All Collections
Mental health and wellbeing
Work and Career
How to get better balance in your life
How to get better balance in your life
Whether it's work, study or parenting that's putting pressure on your 'you' time, getting the right balance is crucial for wellbeing.
Sonder Health avatar
Written by Sonder Health
Updated over a week ago

Working and/or studying long hours can impact your health, increase stress, lead to burnout and cut into leisure activities.

At the same time, more people are working in part-time, low-wage and insecure jobs, which can also mean working unsocial hours. Flexible hours and working from home can be helpful, particularly if you have a family. But it can also make work-life balance tricky since there’s no clear separation between work and home.

8 tips for better work-life balance

1. Prioritise your commitments

The reality is that when we're balancing work and study, we may have to temporarily say no or reduce our involvement in other activities. Make a list of your non-negotiable activities and commitments, then see how much time is left over for the 'nice-to-do' activities as well as some down time. While we also need time for fun and friends, try not to over-schedule yourself to avoid burning out.

2. Practice time management

Calendars, apps and to-do lists are all useful strategies for keeping track of how you spend your time. Review your typical week and cut down on time ‘wastage’. Shop online, reduce your commute if possible, avoid social media or cancel non-essential meetings.

3. Set boundaries

For many people who work from home - whether as unpaid carers for family, or as an employee in a world where working from home is increasingly the norm - creating and sticking to a routine can be challenging. You may find it difficult to clock off at certain hours, and you may not take breaks as you would in an external work environment. Set limits on your work time and set aside time for other activities. Switch off the phone, limit your access to work emails or go internet-free for a few hours. Learn how to say ‘no’.

4. Enjoy your career journey

‘Do what you love and love what you do’ has become a popular catchphrase. While all work can be tedious or stressful at times, if you really hate your job or it’s making life impossible, consider changing jobs or even careers. If you're a student you may well be balancing a part-time job with your studies. Keep in mind that although your job now isn't the one you want to be in for the rest of your life, the 'soft skills' you learn in it such as teamwork, negotiation and communication will be highly valuable in any future career.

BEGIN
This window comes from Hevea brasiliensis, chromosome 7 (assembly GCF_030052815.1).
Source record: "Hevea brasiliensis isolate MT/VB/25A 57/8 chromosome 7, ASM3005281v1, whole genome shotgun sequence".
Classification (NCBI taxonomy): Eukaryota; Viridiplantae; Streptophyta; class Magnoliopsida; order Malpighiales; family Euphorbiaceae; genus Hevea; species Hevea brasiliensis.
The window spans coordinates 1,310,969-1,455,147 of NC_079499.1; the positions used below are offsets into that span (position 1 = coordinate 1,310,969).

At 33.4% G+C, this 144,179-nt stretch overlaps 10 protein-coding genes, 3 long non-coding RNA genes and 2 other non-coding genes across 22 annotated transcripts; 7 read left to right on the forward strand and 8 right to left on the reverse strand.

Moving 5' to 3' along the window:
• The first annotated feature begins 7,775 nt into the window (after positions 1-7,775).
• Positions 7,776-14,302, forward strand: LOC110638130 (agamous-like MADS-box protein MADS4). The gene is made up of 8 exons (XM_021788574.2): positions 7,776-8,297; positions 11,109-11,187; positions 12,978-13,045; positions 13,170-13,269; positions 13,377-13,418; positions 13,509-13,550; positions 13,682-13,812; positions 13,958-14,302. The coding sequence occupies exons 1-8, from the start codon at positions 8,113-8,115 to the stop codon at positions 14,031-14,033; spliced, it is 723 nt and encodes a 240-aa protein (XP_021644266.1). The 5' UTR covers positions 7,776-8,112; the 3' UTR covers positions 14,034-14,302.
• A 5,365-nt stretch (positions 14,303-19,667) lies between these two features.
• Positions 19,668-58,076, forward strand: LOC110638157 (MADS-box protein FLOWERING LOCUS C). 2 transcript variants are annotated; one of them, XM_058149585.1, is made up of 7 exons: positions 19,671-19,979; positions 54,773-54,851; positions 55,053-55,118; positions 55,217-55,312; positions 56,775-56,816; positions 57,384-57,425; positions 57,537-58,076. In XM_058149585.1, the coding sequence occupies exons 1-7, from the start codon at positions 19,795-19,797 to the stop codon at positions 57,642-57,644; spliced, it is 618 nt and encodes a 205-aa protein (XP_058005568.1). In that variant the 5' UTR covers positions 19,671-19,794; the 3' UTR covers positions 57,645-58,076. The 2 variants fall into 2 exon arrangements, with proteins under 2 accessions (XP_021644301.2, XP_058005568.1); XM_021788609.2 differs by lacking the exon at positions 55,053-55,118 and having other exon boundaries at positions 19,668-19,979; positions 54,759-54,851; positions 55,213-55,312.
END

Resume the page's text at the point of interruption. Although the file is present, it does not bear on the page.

5. Consider your finances

Do you really need a new car? Could you be happy living in a less expensive home or location? Research shows that once our basic needs are met, a higher income does not necessarily lead to happiness. Spending less money could mean fewer work hours and more time for a rewarding life.

6. Nurture relationships

Positive relationships and social support help build resilience and help you cope with stress. But these take time to nurture and develop. Prioritise time with your family, friends, neighbours or loved ones.

7. Focus on your health

Regular exercise is proven to reduce stress, anxiety and depression. Get enough sleep at regular times, eat healthy food, drink alcohol in moderation and avoid illegal drugs.

8. Have down time

Rest periods are just as important to success since they ‘recharge your batteries’. Schedule regular time off for yourself each week to read a book, play sport, spend time in nature or just do nothing. Choose any activity you enjoy.

If you have any questions or need extra support, we're here to help you anytime in any language. Simply start a chat with us via the home screen of the Sonder app.

Information sourced from: Health Direct and International Career Institute.

Image credit: Helena Lopes at Pexels

All content is created and published for informational purposes only. It is not intended to be a substitute for professional advice. Always seek the guidance of a qualified health professional.

Did this answer your question?